Rip-off report

I started shopping for a network-attached storage device several days ago, after a hard-drive failure on my main home computer wiped out most of the stuff I’ve done in the last year. All of the major online retailers had basically the exact same price of $399, so I decided to buy it from Amazon. I’d done some of the research for which make and model I should buy on my Android phone, and the very day that my package arrived from Amazon, my Google Now showed me this:

I’d never heard of Mutin Store, but the price sounded right. I verified that it was actually the same product, then canceled and returned my Amazon purchase, and ordered the one from Mutin Store. Right after I placed the new order, I got an confirmation email, which said that they were getting the shipment ready and that they’d charge my credit card once they sent it out.

I didn’t think about it again for a couple of days, when I wondered if they’d emailed me a tracking number and when I’d get my package. I tried to log in on their site and they said they had no record of my account. That’s when I started to get suspicious. I looked online for any other reference to Mutin Store and found this Reddit thread from the same day, asking whether their super-cheap offer of Philips Hue lights was too good to be true. Of course, the redditors shot down that deal, and I knew right away that I wouldn’t be getting the NAS that I’d ordered from Mutin Store.

I checked my credit card statement online and found that they hadn’t charged anything yet. (I figure that their plan was to wait until their unfortunate victim completely forgot about the purchase, then a month or two later hit them with a fraudulent charge way higher than the inital order price.) Regardless, I canceled that credit card immediately, which has been a bit of an annoyance for my wife Sarah, since it’ll be about 10 days before our issuer Citi can get us a new card. I’ve also lost a couple of weeks of enjoying the original item I purchased, since I already sent it back, and the new one that I reordered from Amazon hasn’t yet arrived. Also, sometime in the last few days, the Mutin Store site has been taken down.

Now, I admit that I should have been suspicious from the get-go. Online store you’ve never heard of? Check. Prices that were less than half of the market value of the item? Check. I never should have put my credit card into that site. However, the pseudo-endorsement from Google gave the site an air of legitimacy and made me artificially confident. I would have thought that Google Now wouldn’t give me a price alert for a site that was an obvious rip-off. So the lesson learned is this: just because Google says that a site is offering an item at a good price, don’t automatically believe it.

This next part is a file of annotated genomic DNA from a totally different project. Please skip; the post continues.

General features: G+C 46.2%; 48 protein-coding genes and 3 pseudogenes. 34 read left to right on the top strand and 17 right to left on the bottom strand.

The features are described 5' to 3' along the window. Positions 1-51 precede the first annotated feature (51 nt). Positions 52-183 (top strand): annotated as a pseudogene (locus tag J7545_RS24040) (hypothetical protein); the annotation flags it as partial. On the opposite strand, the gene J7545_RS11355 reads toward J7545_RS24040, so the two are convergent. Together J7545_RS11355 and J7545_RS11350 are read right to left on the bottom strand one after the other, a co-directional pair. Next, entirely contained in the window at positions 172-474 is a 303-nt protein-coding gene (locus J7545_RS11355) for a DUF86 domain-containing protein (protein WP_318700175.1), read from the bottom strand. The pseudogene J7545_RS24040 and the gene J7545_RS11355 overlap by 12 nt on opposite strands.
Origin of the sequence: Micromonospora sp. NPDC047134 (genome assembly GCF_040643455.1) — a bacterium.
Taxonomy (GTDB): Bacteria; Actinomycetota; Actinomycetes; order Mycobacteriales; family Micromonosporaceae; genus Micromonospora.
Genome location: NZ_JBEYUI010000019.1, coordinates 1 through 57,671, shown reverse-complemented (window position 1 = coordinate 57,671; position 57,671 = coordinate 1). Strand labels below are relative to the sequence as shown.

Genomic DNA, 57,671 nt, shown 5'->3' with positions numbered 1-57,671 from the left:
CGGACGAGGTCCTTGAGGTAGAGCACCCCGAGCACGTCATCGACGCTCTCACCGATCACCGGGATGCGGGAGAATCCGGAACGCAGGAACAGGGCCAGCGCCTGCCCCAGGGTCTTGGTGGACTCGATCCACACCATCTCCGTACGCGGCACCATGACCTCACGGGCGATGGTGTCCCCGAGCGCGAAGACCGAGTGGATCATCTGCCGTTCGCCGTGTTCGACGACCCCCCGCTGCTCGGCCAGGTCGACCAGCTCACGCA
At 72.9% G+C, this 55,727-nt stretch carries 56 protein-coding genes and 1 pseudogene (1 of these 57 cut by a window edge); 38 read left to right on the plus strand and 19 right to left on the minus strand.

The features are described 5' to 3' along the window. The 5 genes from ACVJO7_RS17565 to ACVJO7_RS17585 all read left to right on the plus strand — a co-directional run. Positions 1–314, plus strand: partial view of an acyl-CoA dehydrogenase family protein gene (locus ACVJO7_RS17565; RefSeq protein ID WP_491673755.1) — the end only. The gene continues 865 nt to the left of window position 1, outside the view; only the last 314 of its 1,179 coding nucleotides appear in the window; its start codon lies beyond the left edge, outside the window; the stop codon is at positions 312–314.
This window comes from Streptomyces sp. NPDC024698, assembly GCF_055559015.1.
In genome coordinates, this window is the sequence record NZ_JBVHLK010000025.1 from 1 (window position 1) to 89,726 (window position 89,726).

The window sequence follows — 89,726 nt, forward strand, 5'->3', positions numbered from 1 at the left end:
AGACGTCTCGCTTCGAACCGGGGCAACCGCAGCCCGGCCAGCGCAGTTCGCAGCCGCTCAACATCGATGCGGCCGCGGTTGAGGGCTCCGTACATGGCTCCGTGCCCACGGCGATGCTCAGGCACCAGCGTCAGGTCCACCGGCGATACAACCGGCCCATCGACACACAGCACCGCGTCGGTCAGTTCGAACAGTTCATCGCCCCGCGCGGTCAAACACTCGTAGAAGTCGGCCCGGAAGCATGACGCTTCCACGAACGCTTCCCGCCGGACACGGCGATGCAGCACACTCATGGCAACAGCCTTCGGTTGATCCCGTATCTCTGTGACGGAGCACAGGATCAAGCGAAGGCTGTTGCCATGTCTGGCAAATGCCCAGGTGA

Posted by Curtis Gibby on May 12th, 2017

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A free lunch

I'm off to hit 46 local merchants for free birthday goods and services.

Bart knows how to birthday.

I don’t get as many birthday freebies as Bart Simpson does, but I think that I’ve signed up for more than most people. It takes a special kind of shamelessness to show up to a restaurant and only order what you’re getting for free.

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Posted by Curtis Gibby on May 18th, 2016

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What’s so awesome about Sublime Text?



Sublime Text lives up to its name — working in this editor truly is sublime. Far better for me than Notepad++. Jeffrey Way of Nettuts+ has put together a great series of video tutorials that show you how to use all the power of this amazing application. But here’s the highlights from my perspective.


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Posted by Curtis Gibby on February 18th, 2013

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Like using a shotgun to kill a fly

For years, I’ve been using programs to replace small snippets of text in my programming. I type


and the program outputs

cd /var/replicate/Replicate/trunk/app

and hits enter for me. This is much faster than typing out the whole path (even with Bash tab completion), or password, or chunk of code (whatever I happen to have in that shortcut).

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Posted by Curtis Gibby on November 15th, 2012

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The Force flows through all things